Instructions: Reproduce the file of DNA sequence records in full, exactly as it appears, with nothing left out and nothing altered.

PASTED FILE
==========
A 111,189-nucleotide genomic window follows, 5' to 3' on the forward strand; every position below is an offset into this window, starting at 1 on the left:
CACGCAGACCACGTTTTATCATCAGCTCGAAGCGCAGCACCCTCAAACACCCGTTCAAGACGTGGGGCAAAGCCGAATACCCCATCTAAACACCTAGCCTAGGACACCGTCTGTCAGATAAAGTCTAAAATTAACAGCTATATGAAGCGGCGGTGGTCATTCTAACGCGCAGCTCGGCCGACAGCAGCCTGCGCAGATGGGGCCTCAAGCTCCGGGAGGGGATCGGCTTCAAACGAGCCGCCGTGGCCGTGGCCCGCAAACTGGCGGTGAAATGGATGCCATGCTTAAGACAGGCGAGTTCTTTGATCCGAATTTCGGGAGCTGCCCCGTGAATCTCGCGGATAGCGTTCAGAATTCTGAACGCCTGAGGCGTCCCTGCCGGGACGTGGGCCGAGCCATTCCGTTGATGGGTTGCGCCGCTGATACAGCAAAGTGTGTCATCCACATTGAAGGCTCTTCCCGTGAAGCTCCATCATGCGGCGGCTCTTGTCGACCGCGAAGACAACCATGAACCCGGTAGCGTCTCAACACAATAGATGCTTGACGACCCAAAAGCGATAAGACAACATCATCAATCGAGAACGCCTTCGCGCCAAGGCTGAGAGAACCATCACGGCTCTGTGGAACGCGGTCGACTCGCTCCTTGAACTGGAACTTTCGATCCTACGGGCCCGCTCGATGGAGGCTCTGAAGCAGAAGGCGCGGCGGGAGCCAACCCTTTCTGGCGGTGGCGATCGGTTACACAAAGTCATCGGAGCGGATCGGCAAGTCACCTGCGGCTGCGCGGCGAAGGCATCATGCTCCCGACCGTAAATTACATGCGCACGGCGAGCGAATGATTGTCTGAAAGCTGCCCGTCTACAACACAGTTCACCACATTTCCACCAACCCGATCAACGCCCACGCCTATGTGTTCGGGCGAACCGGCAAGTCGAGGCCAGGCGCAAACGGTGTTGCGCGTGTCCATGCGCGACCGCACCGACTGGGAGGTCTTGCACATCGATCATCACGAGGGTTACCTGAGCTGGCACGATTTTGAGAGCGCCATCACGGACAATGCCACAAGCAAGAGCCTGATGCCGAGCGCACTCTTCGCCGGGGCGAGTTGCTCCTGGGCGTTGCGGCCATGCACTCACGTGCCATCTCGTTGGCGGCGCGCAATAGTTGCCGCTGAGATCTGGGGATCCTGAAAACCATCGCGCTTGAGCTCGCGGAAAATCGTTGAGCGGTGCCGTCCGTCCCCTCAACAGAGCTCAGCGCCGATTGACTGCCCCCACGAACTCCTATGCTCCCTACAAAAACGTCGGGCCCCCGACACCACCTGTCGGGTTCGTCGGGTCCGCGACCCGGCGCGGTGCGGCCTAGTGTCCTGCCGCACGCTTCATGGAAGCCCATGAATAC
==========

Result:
A 111,189-nucleotide genomic window follows, 5' to 3' on the forward strand; every position below is an offset into this window, starting at 1 on the left:
CACGCAGACCACGTTTTATCATCAGCTCGAAGCGCAGCACCCTCAAACACCCGTTCAAGACGTGGGGCAAAGCCGAATACCCCATCTAAACACCTAGCCTAGGACACCGTCTGTCAGATAAAGTCTAAAATTAACAGCTATATGAAGCGGCGGTGGTCATTCTAACGCGCAGCTCGGCCGACAGCAGCCTGCGCAGATGGGGCCTCAAGCTCCGGGAGGGGATCGGCTTCAAACGAGCCGCCGTGGCCGTGGCCCGCAAACTGGCGGTGAAATGGATGCCATGCTTAAGACAGGCGAGTTCTTTGATCCGAATTTCGGGAGCTGCCCCGTGAATCTCGCGGATAGCGTTCAGAATTCTGAACGCCTGAGGCGTCCCTGCCGGGACGTGGGCCGAGCCATTCCGTTGATGGGTTGCGCCGCTGATACAGCAAAGTGTGTCATCCACATTGAAGGCTCTTCCCGTGAAGCTCCATCATGCGGCGGCTCTTGTCGACCGCGAAGACAACCATGAACCCGGTAGCGTCTCAACACAATAGATGCTTGACGACCCAAAAGCGATAAGACAACATCATCAATCGAGAACGCCTTCGCGCCAAGGCTGAGAGAACCATCACGGCTCTGTGGAACGCGGTCGACTCGCTCCTTGAACTGGAACTTTCGATCCTACGGGCCCGCTCGATGGAGGCTCTGAAGCAGAAGGCGCGGCGGGAGCCAACCCTTTCTGGCGGTGGCGATCGGTTACACAAAGTCATCGGAGCGGATCGGCAAGTCACCTGCGGCTGCGCGGCGAAGGCATCATGCTCCCGACCGTAAATTACATGCGCACGGCGAGCGAATGATTGTCTGAAAGCTGCCCGTCTACAACACAGTTCACCACATTTCCACCAACCCGATCAACGCCCACGCCTATGTGTTCGGGCGAACCGGCAAGTCGAGGCCAGGCGCAAACGGTGTTGCGCGTGTCCATGCGCGACCGCACCGACTGGGAGGTCTTGCACATCGATCATCACGAGGGTTACCTGAGCTGGCACGATTTTGAGAGCGCCATCACGGACAATGCCACAAGCAAGAGCCTGATGCCGAGCGCACTCTTCGCCGGGGCGAGTTGCTCCTGGGCGTTGCGGCCATGCACTCACGTGCCATCTCGTTGGCGGCGCGCAATAGTTGCCGCTGAGATCTGGGGATCCTGAAAACCATCGCGCTTGAGCTCGCGGAAAATCGTTGAGCGGTGCCGTCCGTCCCCTCAACAGAGCTCAGCGCCGATTGACTGCCCCCACGAACTCCTATGCTCCCTACAAAAACGTCGGGCCCCCGACACCACCTGTCGGGTTCGTCGGGTCCGCGACCCGGCGCGGTGCGGCCTAGTGTCCTGCCGCACGCTTCATGGAAGCCCATGAATAC